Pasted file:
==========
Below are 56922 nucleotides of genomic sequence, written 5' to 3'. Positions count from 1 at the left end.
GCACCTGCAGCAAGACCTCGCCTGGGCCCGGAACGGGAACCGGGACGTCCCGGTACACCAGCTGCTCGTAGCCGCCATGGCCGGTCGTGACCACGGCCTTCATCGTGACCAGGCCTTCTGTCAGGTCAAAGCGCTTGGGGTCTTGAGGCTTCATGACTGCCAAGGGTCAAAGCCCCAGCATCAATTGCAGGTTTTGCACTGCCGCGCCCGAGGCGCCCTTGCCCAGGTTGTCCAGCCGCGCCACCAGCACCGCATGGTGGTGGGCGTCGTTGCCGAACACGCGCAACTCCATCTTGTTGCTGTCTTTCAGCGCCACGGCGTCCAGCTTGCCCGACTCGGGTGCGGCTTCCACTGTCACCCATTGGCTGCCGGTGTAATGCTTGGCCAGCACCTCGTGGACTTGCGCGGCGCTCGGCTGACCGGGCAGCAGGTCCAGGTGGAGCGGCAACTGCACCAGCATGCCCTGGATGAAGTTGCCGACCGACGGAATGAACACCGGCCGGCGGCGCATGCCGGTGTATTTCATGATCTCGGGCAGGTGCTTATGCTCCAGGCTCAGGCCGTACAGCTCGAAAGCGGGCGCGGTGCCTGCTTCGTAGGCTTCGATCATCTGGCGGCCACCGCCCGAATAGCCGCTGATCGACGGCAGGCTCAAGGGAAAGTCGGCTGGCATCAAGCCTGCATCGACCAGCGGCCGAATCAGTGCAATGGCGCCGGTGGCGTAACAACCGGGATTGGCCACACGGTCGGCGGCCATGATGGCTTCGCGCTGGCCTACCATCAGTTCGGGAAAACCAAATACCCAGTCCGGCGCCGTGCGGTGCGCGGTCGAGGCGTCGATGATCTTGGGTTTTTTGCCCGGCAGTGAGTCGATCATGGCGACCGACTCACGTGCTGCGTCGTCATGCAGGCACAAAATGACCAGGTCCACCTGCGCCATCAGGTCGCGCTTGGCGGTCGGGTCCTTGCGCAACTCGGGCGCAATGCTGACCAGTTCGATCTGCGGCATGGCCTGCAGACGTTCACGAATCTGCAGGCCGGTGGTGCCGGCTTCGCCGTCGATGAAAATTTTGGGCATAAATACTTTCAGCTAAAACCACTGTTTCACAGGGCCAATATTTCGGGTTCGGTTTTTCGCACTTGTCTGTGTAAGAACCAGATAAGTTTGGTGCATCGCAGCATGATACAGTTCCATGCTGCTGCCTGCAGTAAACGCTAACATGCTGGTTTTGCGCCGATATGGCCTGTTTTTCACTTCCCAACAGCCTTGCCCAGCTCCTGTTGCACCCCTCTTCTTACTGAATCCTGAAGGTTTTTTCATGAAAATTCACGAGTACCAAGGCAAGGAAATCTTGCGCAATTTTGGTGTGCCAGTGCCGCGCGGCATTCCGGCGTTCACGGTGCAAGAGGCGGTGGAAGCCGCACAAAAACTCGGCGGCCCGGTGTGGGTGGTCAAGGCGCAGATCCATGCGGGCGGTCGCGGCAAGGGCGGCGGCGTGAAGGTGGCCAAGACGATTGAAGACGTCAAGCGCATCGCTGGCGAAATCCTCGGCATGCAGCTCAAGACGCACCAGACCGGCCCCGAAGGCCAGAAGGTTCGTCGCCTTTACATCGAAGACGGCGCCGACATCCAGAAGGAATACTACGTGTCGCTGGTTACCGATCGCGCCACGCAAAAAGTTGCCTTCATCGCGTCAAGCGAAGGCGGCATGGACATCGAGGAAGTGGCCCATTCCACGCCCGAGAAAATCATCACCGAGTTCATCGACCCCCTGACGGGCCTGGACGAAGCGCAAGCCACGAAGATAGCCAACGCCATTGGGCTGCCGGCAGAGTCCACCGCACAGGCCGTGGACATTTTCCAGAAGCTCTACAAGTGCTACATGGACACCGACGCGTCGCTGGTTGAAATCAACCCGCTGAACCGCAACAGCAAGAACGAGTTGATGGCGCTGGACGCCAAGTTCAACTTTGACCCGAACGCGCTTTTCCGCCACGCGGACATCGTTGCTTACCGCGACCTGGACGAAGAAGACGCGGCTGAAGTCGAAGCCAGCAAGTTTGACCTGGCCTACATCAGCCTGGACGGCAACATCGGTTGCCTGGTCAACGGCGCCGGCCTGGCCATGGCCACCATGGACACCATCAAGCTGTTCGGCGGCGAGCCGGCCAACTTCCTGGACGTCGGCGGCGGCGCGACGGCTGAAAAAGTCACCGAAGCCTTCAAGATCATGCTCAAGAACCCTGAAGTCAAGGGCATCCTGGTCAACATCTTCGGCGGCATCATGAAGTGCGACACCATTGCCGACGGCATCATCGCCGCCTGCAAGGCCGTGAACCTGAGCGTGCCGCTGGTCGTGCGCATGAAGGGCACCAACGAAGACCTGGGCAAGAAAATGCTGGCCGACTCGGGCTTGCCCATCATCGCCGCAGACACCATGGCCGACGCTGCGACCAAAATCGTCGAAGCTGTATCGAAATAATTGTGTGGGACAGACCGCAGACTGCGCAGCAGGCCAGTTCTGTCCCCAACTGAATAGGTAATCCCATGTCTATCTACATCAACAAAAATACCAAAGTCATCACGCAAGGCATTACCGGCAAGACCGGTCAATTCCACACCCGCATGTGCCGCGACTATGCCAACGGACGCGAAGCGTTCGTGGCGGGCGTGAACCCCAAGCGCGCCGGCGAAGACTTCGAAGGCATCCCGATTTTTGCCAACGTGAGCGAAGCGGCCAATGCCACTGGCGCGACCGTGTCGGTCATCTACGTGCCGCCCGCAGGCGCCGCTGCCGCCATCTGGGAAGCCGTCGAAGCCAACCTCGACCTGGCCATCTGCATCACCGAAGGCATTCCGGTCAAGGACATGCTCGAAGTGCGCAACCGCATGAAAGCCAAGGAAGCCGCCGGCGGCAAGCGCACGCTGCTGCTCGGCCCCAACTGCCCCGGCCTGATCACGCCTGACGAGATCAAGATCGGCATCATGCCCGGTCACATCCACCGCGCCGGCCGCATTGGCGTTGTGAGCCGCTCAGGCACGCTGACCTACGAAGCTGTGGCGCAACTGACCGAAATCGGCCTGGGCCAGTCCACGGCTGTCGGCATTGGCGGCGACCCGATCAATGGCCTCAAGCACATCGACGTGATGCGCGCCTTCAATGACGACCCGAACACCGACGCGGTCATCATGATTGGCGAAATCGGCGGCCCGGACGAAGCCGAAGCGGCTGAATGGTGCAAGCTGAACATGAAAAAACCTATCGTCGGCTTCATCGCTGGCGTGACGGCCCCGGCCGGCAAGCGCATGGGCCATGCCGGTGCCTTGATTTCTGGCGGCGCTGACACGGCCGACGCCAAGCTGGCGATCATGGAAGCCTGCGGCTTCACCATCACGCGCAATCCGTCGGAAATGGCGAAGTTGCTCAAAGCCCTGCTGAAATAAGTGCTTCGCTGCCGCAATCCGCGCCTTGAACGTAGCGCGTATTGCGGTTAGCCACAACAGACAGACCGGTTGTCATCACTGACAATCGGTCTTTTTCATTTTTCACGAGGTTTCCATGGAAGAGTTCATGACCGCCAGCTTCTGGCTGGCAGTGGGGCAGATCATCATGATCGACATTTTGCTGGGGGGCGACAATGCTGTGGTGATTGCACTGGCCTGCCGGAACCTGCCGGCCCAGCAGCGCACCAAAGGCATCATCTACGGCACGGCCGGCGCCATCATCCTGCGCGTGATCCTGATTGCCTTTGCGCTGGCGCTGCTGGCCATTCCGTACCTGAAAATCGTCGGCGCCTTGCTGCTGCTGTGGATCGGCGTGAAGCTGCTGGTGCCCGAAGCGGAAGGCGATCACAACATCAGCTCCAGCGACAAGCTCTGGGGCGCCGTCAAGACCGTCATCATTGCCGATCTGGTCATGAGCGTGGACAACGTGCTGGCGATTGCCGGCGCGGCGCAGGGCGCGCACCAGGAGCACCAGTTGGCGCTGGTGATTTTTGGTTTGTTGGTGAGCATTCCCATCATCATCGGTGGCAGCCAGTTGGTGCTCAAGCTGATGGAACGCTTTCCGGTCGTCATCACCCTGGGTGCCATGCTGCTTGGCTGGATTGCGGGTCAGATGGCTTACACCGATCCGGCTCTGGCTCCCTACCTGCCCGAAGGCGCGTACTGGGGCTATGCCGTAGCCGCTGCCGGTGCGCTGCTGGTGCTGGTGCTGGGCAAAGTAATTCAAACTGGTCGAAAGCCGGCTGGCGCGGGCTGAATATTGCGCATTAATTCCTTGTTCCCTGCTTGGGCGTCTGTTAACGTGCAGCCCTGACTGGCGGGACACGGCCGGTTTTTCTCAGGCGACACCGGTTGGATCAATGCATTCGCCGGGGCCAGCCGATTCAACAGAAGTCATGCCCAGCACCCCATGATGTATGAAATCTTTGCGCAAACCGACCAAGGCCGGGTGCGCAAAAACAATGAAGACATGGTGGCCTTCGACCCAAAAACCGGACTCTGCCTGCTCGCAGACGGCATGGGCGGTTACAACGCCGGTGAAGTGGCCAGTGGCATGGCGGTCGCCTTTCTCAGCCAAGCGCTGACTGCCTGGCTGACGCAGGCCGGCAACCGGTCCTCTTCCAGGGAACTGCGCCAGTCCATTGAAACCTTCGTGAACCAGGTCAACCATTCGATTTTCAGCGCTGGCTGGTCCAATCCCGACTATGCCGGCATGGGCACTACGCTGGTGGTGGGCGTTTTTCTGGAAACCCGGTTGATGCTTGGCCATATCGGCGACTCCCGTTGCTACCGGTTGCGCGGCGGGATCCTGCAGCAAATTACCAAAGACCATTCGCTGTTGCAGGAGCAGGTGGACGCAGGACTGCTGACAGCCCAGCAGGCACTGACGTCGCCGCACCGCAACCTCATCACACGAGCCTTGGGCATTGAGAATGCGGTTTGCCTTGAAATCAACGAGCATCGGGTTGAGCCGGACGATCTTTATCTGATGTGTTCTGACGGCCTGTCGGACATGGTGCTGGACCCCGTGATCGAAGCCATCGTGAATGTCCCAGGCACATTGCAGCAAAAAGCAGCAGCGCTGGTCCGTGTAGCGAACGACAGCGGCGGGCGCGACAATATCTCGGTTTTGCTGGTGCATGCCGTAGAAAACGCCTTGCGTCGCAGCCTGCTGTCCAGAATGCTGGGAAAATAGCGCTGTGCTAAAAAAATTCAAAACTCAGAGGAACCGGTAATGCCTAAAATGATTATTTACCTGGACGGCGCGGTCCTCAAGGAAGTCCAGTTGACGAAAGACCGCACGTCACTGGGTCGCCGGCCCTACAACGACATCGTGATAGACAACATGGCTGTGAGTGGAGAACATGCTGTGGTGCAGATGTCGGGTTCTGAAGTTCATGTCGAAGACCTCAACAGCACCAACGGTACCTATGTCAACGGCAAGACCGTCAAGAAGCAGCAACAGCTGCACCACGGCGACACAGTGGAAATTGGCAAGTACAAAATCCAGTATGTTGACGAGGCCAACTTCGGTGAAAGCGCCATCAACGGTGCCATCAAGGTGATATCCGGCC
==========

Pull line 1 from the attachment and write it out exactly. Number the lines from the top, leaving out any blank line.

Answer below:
Below are 56922 nucleotides of genomic sequence, written 5' to 3'. Positions count from 1 at the left end.